Q: If I hear my child praying for something that I have the power to deliver, do I deliver?
A: YES! A friend of ours talks about how Christians sit around and pray, assuming that we are not the ones to meet each other’s needs.Â Someone needs $100 for a past-due bill; we all bow our heads and pray that God will somehow supply the money.Â Couldn’t we all toss in $20 to answer the request right away? Are we afraid that if we meet someone’s need we are somehow dis-empowering God or simplifying their faith? This seems silly, but I’m sure it’s lurked in my subconscious decisions to pray quietly but do nothing.Â I’m not fond of this warped thinking.Â So, when I heard Vivienne pray, “Dear God, please help mommy to read to me soon,” I pretty much had to say, “Hey, Viv, would you like to read a book?”Â I wasn’t taking God’s place, I was simply agreeing that He clearly wanted to grant her simple request.
There are enough times when her requests don’t involve me.Â For instance, I still don’t know how to respond when she prays something like, “Dear God, please get my Elmo chair back for me,” knowing that we sold said-Elmo chair at a garage sale last year… This is a request that I don’t have the privilege of being a part of; I can’t run out and buy her a new Elmo chair (for a lot of reasons, but mostly because it’s not what she asked for).Â So, this request is all God’s.Â I must admit that I wanted to talk her out of this one; I wanted to explain that her Elmo chair isÂ busy making another child happy and comfy; I wanted her to let God off the hook this time.Â But I caught myself and didn’t say a word.Â Who am I to talk her out of requests that require more faith than I have? The way I see it, I’d rather raise her to always pray bigger prayers than I can grasp… even if that means welcoming the Elmo chair back into our home.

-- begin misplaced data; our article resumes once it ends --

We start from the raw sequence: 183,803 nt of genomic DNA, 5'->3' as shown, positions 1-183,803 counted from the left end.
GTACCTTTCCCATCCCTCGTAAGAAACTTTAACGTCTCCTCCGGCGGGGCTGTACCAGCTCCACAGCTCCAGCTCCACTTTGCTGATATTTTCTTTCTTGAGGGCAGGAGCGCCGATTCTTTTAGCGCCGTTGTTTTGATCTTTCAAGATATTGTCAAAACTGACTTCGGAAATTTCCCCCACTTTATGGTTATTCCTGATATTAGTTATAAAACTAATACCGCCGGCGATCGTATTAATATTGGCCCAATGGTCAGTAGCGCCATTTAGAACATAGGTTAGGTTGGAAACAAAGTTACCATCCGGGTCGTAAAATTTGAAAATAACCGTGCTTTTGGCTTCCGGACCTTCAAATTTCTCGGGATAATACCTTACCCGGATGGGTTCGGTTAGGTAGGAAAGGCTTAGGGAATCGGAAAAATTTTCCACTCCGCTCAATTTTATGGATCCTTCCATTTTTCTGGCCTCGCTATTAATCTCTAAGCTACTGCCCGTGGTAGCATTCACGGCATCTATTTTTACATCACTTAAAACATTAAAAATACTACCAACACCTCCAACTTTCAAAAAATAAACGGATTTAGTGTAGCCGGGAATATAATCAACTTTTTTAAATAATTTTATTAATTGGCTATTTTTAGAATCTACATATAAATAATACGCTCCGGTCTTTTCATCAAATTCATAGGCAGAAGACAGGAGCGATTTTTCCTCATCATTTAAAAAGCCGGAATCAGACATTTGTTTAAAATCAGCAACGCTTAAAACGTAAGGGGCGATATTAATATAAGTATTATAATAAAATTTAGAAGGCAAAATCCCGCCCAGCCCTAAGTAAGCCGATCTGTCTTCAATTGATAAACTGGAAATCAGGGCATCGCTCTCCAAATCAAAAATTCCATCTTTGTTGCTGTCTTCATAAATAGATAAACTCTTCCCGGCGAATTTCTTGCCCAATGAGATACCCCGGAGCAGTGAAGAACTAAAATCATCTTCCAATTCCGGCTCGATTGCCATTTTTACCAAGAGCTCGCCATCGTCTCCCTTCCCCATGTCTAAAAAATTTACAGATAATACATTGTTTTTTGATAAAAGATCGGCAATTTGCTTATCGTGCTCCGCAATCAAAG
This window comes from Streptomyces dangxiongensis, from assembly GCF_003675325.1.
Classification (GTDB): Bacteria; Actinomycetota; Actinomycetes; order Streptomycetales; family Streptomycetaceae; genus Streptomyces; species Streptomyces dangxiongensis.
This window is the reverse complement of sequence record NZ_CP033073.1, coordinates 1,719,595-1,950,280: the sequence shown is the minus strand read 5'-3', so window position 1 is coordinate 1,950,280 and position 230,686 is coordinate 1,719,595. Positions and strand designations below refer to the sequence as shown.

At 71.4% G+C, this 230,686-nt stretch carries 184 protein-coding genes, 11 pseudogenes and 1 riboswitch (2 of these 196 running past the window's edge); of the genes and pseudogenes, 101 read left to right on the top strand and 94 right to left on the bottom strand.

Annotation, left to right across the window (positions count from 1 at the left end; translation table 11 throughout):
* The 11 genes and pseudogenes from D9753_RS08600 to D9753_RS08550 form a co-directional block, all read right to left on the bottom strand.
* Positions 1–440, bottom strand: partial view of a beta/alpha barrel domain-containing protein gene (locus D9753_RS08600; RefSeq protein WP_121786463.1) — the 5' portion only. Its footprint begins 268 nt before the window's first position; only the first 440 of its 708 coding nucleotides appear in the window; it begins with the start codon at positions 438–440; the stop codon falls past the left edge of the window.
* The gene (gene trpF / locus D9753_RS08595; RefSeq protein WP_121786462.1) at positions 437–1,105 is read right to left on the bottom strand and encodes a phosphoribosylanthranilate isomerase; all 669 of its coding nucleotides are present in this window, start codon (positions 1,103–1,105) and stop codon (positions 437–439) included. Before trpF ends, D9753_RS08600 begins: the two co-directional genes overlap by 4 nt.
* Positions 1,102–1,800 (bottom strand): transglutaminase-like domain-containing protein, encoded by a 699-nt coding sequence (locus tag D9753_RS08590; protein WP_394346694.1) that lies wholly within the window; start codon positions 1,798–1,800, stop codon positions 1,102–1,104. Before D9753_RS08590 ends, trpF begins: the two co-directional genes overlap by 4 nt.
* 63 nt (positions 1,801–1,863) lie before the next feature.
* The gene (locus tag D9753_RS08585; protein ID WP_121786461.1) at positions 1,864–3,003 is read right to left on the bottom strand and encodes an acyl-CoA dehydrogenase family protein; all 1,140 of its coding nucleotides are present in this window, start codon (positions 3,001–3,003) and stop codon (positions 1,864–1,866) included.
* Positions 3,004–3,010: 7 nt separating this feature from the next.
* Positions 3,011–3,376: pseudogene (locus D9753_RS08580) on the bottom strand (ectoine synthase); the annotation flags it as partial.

What is your answer to this quandry?